Evaluation FOR learning
Evaluation is often thought of as a process to assess the outcomes of an intervention and the effectiveness of the activities put in place to achieve them. This is only part of the picture.
As I see it, different types of evaluation can be useful at many different points in the cycle of planning, action and reflection that all programs and initiatives have. Evaluative thinking is a habit of inquiry, a “muscle” that all organizations can learn to use to help them to close the learning loop in the planning and action cycle:
I bring this value to my work as an evaluator. My goal is always to do the work along with the initiative’s primary stakeholders, to build opportunities for learning and reflection right into the assignment, and to enhance end users’ own ability to do and to use evaluation.
Your evaluation and learning needs don’t have to be connected to complex initiatives! I can work with your individual nonprofit to design and carry out program evaluation or to put in place performance measurement systems.
Evaluation and strategic learning for networks, community and policy change initiatives
Increasingly, nonprofits and their funders are joining together with partners from other sectors to tackle complex problems and pursue systems change goals.
Community change, advocacy and policy change initiatives are complex:
- They can have multiple moving parts and simultaneously focus on different targets;
- The pathways to the long-term changes sought are unpredictable, and are influenced by many factors beyond the control of the initiative;
- As the context and the constellations of players are constantly changing, the goalposts move along with them.
I work with evaluation approaches that are adapted to these realities, and that capture and use information from different corners of the system. I aim to facilitate-
- Flexible and adaptive planning that creates a compass rather than a roadmap, and that uses real-time feedback to make adjustments along the way;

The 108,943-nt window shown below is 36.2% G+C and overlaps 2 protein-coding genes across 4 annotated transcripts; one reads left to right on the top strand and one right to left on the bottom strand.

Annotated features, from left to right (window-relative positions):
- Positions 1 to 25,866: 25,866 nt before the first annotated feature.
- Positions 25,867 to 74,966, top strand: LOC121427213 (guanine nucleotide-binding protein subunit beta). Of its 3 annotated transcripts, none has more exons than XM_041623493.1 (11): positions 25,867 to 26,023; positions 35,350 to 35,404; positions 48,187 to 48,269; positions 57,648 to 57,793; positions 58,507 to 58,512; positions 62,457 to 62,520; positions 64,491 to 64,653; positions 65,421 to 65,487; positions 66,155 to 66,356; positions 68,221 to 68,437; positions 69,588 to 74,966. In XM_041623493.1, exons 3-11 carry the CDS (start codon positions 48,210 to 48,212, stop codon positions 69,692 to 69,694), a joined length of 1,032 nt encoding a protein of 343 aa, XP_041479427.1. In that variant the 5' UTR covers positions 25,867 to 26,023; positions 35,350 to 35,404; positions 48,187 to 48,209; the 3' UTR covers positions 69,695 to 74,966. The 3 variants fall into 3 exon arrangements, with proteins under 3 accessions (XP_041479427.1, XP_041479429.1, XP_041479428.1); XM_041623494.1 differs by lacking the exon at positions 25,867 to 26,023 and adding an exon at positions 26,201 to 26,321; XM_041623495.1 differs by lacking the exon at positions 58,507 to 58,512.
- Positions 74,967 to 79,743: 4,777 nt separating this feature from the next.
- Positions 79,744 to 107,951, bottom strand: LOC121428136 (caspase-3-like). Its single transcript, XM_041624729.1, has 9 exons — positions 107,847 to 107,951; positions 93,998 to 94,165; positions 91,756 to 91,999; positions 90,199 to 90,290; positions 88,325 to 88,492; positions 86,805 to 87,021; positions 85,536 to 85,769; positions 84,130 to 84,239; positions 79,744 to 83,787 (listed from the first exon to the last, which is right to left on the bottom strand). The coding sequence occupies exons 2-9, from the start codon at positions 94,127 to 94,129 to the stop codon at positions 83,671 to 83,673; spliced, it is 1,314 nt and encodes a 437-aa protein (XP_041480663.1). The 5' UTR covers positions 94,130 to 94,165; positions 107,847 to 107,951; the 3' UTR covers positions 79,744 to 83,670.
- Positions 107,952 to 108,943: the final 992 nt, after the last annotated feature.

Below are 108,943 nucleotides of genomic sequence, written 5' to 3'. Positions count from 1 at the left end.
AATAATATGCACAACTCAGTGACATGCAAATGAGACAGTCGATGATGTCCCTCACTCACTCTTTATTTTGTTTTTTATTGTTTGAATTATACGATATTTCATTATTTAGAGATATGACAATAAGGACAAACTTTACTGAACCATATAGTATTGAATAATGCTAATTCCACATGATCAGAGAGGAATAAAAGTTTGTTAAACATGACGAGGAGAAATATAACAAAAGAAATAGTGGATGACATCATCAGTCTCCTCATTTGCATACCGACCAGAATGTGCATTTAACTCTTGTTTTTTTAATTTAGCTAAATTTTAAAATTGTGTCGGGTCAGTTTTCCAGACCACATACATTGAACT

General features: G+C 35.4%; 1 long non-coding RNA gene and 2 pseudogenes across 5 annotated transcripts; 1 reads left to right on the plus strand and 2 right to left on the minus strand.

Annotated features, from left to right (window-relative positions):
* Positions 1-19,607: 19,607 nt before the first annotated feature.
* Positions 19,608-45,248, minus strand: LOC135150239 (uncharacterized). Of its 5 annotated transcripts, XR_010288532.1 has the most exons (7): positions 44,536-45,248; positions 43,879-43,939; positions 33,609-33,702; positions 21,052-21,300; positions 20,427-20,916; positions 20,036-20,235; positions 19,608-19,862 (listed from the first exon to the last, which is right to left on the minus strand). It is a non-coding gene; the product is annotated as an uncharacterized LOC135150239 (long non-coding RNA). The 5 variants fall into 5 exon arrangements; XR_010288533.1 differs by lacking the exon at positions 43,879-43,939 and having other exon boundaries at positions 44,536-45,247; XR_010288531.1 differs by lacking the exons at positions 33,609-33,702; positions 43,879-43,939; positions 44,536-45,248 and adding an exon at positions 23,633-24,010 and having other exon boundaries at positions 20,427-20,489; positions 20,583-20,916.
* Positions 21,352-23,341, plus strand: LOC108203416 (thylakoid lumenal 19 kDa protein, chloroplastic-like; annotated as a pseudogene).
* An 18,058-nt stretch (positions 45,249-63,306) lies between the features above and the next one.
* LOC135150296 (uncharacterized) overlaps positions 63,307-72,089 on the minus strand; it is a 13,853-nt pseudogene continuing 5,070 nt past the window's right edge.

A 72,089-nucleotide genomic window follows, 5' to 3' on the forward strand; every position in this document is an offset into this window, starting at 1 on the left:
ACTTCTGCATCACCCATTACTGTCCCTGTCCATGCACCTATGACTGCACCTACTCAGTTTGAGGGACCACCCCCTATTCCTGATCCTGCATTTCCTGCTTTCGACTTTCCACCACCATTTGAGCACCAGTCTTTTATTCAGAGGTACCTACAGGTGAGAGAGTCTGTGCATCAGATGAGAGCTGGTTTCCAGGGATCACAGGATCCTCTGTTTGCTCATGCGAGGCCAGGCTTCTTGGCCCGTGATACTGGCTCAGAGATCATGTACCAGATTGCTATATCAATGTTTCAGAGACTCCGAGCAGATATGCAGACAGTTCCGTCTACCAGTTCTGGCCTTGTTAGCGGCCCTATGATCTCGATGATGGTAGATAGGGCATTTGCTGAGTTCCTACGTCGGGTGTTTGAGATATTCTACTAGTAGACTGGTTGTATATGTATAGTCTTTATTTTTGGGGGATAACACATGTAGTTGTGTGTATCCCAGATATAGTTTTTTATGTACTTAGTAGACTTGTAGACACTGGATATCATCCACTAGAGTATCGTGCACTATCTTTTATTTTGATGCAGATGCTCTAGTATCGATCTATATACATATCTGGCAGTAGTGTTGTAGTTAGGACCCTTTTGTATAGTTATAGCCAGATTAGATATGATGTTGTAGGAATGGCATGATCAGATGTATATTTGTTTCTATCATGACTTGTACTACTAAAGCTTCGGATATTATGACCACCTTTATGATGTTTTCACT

- capacity to capture the knowledge that is distributed throughout the action system (shared measurement);
- Assessing contribution rather than attribution;
- The value of evaluation and learning at different points in the process. Different areas of focus will matter to different sets of actors at different points in time - for instance, assessing capacity development or the achievement of interim progress markers. .
Evaluation and strategic learning for grantmakers
Increasingly philanthropic foundations have come to see themselves as agents of change, going beyond grantmaking alone and marshalling many more of their resources in order to affect change in their chosen communities or fields. As philanthropic strategy is developed in complex arenas such as community change, field-building and policy influence, many of the same evaluation principles apply.
Evaluation can help philanthropic foundations to continuously improve their own capacity to act strategically. Not only this, but alone among funders, philanthropic foundations are uniquely positioned to promote a culture that supports evaluation for learning and improvement among their grantees’ networks.
At the same time, foundations can face special challenges when it comes to evaluation and learning. They work in communities, fields and issue areas as one player within and alongside networks of partners and grantees. For some, it can be difficult to develop evaluation practices that allow them to untangle their own outcomes and effectiveness from those of their grantees. More and more, foundations recognize that they need to engage in assessment and learning along with their grantees and partners. Network approaches to evaluation and learning - that are sensitive to each stakeholder’s unique needs and vantage point - are a promising way to meet these challenges.
With my own experience of grantmaking operations, as a consultant I take into account the unique realities and challenges of philanthropic organizations, including:
- the need to strike a balance between the operational requirements of grantmaking and grant administration, and the learning practices that help to enhance strategic capacity
- the need to strike a balance between internal organizational development needs and the time required to meaningfully invest in external networks of partners, grantees and stakeholders.